Point-to-Point Rate (PTP-14)—The PTP rate is a contract demand rate that applies to customers taking point-to-point service on BPA's network facilities under the OATT. It provides customers with flexible service from identified Points of Receipt to identified Points of Delivery. There are separate PTP rates for long-term firm service; daily firm and non-firm service; and hourly firm and non-firm service.
BPA is proposing four rates for intertie use:
The Southern Intertie Rate (IS-14) and the Montana Intertie Rate (IM-14) are contract demand rates that apply to customers taking Point-to-Point service under the OATT on the Southern Intertie and Montana Intertie. These rates are structured similarly to the rate for Point-to-Point service on Network facilities.
The Townsend-Garrison Transmission Rate (TGT-14) and the Eastern Intertie Rate (IE-14) are developed pursuant to the Montana Intertie agreement.
Other proposed transmission rates are:
The Use-of-Facilities Rate (UFT-14) establishes a formula for charging for the use of a specific facility based on the annual cost of that facility.
The Advance Funding Rate (AF-14) allows Transmission Services to collect the capital and related costs of specific facilities through an advance-funding mechanism.
Other charges that may apply include a Delivery Charge for the use of low-voltage delivery substations; a Power Factor Penalty Charge; a Reservation Fee for customers that postpone their service commencement dates; incremental rates for transmission requests that require new facilities; a penalty charge for failure to comply with dispatch, curtailment, redispatch, or load shedding orders; and an Unauthorized Increase Charge for customers that exceed their contracted amounts.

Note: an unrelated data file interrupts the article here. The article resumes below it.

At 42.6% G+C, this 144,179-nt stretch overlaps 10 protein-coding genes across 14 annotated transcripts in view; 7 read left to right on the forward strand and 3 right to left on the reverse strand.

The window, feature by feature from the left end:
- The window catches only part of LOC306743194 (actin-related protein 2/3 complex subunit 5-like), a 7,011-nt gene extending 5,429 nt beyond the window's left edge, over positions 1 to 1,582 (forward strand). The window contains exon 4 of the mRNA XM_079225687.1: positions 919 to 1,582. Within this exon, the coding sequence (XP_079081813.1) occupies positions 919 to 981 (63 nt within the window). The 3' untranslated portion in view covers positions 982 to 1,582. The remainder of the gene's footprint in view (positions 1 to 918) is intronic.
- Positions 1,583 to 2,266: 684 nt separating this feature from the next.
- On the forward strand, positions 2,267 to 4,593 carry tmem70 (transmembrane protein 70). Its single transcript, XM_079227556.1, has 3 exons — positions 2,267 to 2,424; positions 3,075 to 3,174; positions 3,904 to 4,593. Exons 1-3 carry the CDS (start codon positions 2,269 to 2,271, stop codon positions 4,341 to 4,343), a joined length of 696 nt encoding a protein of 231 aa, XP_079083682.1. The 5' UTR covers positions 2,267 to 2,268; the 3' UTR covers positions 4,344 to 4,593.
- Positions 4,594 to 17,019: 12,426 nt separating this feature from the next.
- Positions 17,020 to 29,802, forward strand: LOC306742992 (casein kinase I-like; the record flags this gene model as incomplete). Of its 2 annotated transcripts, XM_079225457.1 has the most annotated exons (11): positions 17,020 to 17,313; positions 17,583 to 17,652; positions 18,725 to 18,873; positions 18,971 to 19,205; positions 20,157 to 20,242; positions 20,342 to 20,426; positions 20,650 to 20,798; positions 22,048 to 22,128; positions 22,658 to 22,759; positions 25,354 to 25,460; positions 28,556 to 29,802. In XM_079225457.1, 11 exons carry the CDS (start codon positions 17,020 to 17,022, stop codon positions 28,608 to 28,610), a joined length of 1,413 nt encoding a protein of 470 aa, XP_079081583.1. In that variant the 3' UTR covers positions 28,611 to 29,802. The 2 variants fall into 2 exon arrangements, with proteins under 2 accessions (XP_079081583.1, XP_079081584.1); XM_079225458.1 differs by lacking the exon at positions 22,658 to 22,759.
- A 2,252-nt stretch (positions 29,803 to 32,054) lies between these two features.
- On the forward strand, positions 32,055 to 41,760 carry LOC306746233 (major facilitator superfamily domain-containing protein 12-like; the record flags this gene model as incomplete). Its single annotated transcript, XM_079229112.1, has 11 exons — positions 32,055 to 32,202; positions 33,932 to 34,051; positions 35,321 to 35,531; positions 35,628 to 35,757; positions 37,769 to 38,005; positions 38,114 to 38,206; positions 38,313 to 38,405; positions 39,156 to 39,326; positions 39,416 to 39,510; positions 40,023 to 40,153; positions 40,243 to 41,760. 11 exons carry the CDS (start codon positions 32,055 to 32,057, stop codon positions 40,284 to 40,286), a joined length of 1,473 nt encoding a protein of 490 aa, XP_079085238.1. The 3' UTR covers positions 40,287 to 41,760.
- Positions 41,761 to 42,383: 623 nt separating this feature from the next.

BPA is proposing rates for six ancillary services: Scheduling, System Control, and Dispatch Service; Reactive Supply and Voltage Control from Generation Sources Service; Regulation and Frequency Response Service; Energy Imbalance Service; Operating Reserve-Spinning Reserve Service; and, Operating Reserve-Supplemental Reserve Service. In addition to the rates for Ancillary Services, BPA is proposing rates for six control area services: Regulation and Frequency Response Service; Generation Imbalance Service; Operating Reserve-Spinning Reserve Service; Operating Reserve-Supplemental Reserve Service; Variable Energy Resource Balancing Service; and Dispatchable Energy Resource Balancing Service.
BPA is proposing to change its cost allocation methodology for allocating Integrated network costs to NT and PTP rates from a 1 coincidental peak (1CP) method to a 12 non-coincidental peak (12 NCP) method. The rate impact of this change is approximately a 1.5 percent increase in the PTP rate and a 5.9 percent decrease in the NT rate.
BPA is proposing to change the billing determinants for NT service and Utility Delivery service to be consistent with the Network cost allocation methodology.
Changes to ancillary and control area services rates are discussed in section IV.A.2.b.
The initial rate proposal for power rates, transmission rates, and ancillary service and control area service rates is explained and documented in the following studies.
The Power Rates Study explains and documents the development of power rates and billing determinants for BPA's power products and services. The results of the study are reflected in the proposed power rate schedules.
The Power Loads and Resources Study explains and documents the compilation of the load and resource data and forecasts necessary for developing BPA's wholesale power rates. The Study has three major interrelated components: the Federal system load forecast; the Federal system resource forecast; and the Federal system loads and resources balance.